It’s March and time for zeppoles

Bakeries get jump on St. Joseph’s Day, bake & freeze thousands of the delights


It’s all hands on deck during zeppole making season, according to Eleana Pennacchini, owner of Solitro’s Bakery in Cranston. With three generations of Solitro’s bakers on the premise each day, she said all her nieces, nephews, sisters and son-in-law come in around the St. Joseph’s Day celebration to help with the long pastry-making process. The family-owned business has served the Cranston community for 50 years.

“Overall, the season probably sells 15 to 20 thousand,” said Pennacchini, noting that the bakery starts selling zeppoles in mid-February and carries them until Mother’s Day.

Zeppoles were created by Don Pasquale Pintauro in the 1800s and have become part of the Feast of St. Joseph, which takes place each year on March 19. Saint Joseph is credited for preventing a famine during the Middle Ages in Sicily, Italy, and resulted in a large feast honoring him for answering people’s prayers.

Pennacchini’s father and three uncles taught her how to make zeppoles growing up. It’s a time-consuming process that can take up to an hour and a half between making the shell and cream and then filling the pastry.

With the biggest influx of customers coming in on the weekends, Pennacchini said the store’s fried zeppoles are more popular than their baked zeppoles. Solitro’s Bakery will sell three of the fried zeppoles for every one of the baked pastries, and both are filled with the traditional yellow cream.

Before Covid, Pennacchini said businesses would buy zeppoles for the office but didn’t see that happening during the pandemic. Still, there were nursing homes that placed orders so they could distribute the desserts to patients. Since Solitro’s just started selling for the season, Pennacchini said it’s too early to tell what the store will see in terms of customers this year.

Over on West Shore Road, Antonio’s Bakery & Charlie’s Deli is selling traditional zeppoles alongside more daring flavors. Strawberry, chocolate and Irish cream are among their specialty options. Employee Shannon McCarthy said the chocolate zeppoles taste like a chocolate cream pie and introduce individuals to the traditional zeppoles. Meanwhile, the bakery’s Irish cream zeppole is a top seller due to its sweet and creamy taste. The business started its zeppole adaptations by looking at flavors customers preferred (strawberry being one of them) and using them in their pastry.

During a seven-day span, Antonio’s Bakery & Charlie’s Deli will sell 1,200 zeppoles, with most customers buying four or six at a time. That number escalates come the week of St. Joseph’s Day with individuals coming in to purchase two or three dozen zeppoles at a time. Of all the days, St. Joseph’s Day is the busiest, with McCarthy noting its craziness. After that, the bakery will wind down and keep going until they’ve used the remainder of their supplies.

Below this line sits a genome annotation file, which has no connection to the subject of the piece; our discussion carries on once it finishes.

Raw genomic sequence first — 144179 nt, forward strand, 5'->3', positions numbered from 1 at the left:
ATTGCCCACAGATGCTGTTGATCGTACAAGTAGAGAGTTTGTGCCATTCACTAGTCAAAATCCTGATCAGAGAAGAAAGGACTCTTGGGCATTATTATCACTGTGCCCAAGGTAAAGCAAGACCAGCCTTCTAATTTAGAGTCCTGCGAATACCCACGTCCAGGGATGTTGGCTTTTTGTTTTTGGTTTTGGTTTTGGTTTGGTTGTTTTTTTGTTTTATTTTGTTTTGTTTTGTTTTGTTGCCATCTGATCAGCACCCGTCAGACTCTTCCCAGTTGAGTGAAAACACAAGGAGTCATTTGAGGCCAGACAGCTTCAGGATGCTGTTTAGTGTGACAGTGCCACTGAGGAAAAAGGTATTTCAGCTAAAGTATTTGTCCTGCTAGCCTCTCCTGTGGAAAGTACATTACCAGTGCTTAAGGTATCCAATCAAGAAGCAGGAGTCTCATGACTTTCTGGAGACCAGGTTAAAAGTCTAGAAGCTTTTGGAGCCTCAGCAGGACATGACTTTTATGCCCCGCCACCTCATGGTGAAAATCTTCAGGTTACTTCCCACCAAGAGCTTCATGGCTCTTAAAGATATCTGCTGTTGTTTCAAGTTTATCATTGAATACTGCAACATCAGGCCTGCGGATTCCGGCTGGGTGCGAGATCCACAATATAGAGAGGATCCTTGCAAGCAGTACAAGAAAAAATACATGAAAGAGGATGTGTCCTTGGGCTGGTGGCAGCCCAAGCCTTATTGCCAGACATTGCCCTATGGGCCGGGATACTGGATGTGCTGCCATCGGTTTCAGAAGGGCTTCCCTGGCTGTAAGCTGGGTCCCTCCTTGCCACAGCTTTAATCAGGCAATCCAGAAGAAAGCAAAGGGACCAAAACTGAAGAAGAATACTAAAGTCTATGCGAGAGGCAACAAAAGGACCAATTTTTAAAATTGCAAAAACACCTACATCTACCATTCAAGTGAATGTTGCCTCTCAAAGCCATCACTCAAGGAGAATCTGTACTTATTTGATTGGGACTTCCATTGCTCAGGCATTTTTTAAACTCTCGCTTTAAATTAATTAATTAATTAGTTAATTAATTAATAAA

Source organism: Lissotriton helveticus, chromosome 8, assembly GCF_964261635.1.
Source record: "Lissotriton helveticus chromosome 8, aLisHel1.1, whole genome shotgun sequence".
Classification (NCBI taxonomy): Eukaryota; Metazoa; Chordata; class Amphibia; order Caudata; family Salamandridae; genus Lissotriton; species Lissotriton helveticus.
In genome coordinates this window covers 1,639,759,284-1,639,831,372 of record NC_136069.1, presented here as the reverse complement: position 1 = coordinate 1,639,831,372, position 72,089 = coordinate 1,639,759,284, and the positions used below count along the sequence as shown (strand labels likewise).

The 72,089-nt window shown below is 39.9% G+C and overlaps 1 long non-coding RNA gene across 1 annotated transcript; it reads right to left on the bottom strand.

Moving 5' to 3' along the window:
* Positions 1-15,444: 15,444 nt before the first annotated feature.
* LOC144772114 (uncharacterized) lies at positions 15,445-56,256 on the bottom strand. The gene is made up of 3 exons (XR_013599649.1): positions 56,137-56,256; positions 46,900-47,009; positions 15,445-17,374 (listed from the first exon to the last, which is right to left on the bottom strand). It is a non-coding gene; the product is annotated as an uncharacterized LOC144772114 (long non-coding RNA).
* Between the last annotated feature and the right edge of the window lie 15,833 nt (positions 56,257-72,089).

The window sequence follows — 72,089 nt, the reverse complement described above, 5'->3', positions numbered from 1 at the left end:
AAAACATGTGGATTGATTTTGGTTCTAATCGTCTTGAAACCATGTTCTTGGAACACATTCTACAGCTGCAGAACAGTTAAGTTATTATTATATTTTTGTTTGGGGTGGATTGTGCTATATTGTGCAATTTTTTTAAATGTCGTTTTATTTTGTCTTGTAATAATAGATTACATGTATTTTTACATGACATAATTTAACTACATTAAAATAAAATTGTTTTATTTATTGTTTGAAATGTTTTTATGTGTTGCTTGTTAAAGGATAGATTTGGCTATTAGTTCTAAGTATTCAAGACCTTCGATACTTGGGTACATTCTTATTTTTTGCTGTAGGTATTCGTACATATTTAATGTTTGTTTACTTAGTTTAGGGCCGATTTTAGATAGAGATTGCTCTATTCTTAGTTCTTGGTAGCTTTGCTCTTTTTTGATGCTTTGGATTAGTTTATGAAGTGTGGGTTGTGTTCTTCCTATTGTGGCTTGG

The locally owned business has been under the same ownership for 33 years, providing customers with a variety of desserts, pies, breads, calzones, pizza and more.

At another location twenty minutes away from Antonio’s & Charlie’s Deli on a Saturday morning, The Original Italian Bakery’s parking lot is full with customers squeezing inside. While the shop’s display case shows off the bakery’s six zeppole options, the basement’s freezer is filled with 500 zeppoles and 40 tubs of cream for future pastries.

The Original Italian bakery sells traditional zeppoles year round, owner Donald DePetrillo said the company serves their specialty flavors from the day after Super Bowl Sunday until Easter. These flavors include pistachio, ricotta, strawberry, chocolate and Bailey’s Irish cream with Bailey’s Irish Cream Liquor. During this time, they produce 1,000 zeppoles a day and last year sold 55,000 zeppoles.

DePetrillo has been doing this for 56 years and the zeppole recipe goes back 85 years.

He mentioned that the cost of flour, oil and shortening has almost doubled, causing the price of zeppoles, which now range between $4 and $5 to rise since last year - but not by much. DePetrillo doesn’t want to overprice the items and said it will just mean the store will make a smaller profit than in past years. Due to the price increase, he said some bakeries have chosen not to sell zeppoles this year. He said he’s not going to let his customers down.

DePetrillo noted that business is seeing an increase in the number of nursing homes or places ordering large quantities of zeppoles. The bakery recently received an order of 400 zeppoles and another 250 from a different location. Usually they serve between 10 and 12 nursing homes.

With a staff of 41 people, The Original Italian Bakery is working around the clock seven days a week to produce bread, pizza, calzones and - of course - zeppoles.


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